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The Role of MƒA Teachers in Mayor de Blasio’s Equity and Excellence Plan

Teacher Voices | December 22, 2016

Every month we feature an opinion piece written by teachers in the MƒA community. Welcome to MƒA Teacher Voices.

By José Luis Vilson, MƒA Master Teacher

At the recent MƒA Fall Function, Mayor Bill de Blasio gave a speech to the MƒA community of almost 1,500 NYC mathematics and science educators. Mayor de Blasio used his keynote opportunity to extol the virtues of Math for America as an advocate for education. In the speech, he treaded lightly when discussing his much-hyped meeting with President-elect Donald Trump, but emphasized the importance of good educators in our classrooms (note bene: de Blasio shouted out two MƒA educators who taught his own children in high school). The Mayor galvanized the audience on some issues closest to the hearts and minds of the New Yorkers in the audience.

The most poignant part of his talk was the presentation of his Excellence and Equity plan. In this plan, he points to three of NYC Department of Education initiatives that could help New York City public school students make significant strides:

  • Computer Science for All
  • Advanced Placement classes in all high schools
  • Algebra for All by 9th grade

As he spoke about each program, the reception went from joyous laughter to resounding applause. It demonstrated how this is the perfect audience for these types of announcements – our policymakers should always work through our best and brightest educators, many of whom were in attendance that night.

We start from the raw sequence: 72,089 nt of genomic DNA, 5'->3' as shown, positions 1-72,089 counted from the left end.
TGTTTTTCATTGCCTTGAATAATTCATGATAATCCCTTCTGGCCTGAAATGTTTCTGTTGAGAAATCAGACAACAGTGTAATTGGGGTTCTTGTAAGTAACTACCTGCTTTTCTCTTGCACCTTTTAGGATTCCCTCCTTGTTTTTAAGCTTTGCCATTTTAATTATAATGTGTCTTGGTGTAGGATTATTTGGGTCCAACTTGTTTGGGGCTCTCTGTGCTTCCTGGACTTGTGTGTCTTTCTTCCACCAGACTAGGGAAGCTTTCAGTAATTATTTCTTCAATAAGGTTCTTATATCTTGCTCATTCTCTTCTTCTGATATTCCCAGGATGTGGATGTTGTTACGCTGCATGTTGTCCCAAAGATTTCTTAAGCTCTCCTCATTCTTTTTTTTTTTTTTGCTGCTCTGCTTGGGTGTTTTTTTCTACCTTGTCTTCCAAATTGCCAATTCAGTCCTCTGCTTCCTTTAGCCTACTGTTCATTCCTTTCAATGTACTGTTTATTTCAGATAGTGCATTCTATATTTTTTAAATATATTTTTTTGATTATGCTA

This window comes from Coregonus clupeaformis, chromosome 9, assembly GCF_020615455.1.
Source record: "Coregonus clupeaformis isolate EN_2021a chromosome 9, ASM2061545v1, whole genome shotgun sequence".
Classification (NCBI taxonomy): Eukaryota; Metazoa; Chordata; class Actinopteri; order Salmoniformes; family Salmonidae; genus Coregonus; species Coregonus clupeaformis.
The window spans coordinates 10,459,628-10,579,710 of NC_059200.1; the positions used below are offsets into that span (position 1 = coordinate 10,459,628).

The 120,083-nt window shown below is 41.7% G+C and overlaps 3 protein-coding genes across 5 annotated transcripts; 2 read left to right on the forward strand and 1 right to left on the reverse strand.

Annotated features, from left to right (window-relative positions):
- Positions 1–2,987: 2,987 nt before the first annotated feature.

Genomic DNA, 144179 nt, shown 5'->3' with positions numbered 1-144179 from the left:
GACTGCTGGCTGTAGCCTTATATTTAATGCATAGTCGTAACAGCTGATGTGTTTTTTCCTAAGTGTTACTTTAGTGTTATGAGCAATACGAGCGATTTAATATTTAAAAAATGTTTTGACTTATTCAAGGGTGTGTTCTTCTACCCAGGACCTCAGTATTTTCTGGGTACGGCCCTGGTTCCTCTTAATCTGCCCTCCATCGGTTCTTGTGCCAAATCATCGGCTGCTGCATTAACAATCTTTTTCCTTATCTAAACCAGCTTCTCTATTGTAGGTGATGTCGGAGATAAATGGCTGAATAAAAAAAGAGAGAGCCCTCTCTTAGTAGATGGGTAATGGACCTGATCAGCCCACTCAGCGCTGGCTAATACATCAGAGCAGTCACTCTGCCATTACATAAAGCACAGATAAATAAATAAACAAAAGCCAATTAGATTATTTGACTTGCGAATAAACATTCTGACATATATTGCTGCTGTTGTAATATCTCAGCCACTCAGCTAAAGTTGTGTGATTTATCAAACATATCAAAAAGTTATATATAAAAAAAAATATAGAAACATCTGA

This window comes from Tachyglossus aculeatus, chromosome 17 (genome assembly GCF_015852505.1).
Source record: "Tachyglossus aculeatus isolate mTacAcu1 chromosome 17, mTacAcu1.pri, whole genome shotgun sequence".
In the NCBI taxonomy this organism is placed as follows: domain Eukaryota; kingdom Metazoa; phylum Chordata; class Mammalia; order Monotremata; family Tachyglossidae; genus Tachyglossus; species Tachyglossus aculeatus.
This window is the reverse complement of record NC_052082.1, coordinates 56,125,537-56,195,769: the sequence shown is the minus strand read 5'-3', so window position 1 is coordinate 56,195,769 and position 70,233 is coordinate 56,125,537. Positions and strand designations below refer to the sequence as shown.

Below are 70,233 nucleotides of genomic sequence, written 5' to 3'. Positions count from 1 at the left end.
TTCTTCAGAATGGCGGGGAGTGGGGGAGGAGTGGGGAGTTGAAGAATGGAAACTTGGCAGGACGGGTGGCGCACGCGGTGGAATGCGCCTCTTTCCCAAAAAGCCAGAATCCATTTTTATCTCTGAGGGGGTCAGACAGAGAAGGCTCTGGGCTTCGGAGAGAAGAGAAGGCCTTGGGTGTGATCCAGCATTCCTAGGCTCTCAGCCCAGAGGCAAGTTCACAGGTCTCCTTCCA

You can read more about the platform here, but one of the key levers for these new initiatives is Math for America’s fellowships. Unlike many progressive education groups that work from a deficit model, Math for America instead seeks to support and retain the best and brightest STEM educators in the city. Their criteria for induction (knowledge of content, knowledge of pedagogy, knowledge of students) grounds the conversation between MƒA teachers on solid foundation of professionalism and solutions thinking. Because the structures already lend themselves to creativity and leadership among us, teachers in MƒA could have more voice in the direction of policy with respect to STEM education in New York City.

At the same time, we must recognize the challenges of doing this work from an equity framework. Our best and brightest are working in both elite schools and “low-achieving” schools as well. The latter usually have a majority black and brown student population, and that’s worth acknowledging. We should get beyond conversations of closing the achievement gap and, instead, focus on closing the opportunity gap. These reforms point directly to this gap, and STEM teachers have been a long-neglected part of this equation.

This especially applies to the Algebra for All goal, an item near and dear to my heart and mind. I came into the teaching profession as a middle school math teacher, and stayed in this position because I found a way to affect change. As an eighth-grade math teacher, my focus is less on making sure students can pass standardized tests, but to imbue them with the skills to question, analyze, and persevere through problems in spite and because of freshman year of high school. People who study this link in depth will attest to algebra as a gateway course for high school graduation.

Some, including political scientist Andrew Hacker, have suggested getting rid of algebra altogether. But my main disagreement is always around the issue of equity and whether my students of color would have the same doors open to them if they didn’t have some foundation in algebra. The work of STEM teachers is grounded in whether their students not only master the content in front of them, but have the tools to analyze problems we haven’t seen yet. The mayor was right to address the thousand-plus attendees at the MƒA Fall Function because we have a vehicle for advocacy: students, pedagogy, and content.

With Mayor Bill de Blasio’s foci laid out for us, we got the keys to the city.

José Luis Vilson is a third year MƒA Master Teacher. He is a middle school math teacher at Inwood Intermediate School (IS 52) in Washington Heights / Inwood area of New York, NY. He is a National Board certified teacher, author, activist, and father and his blog is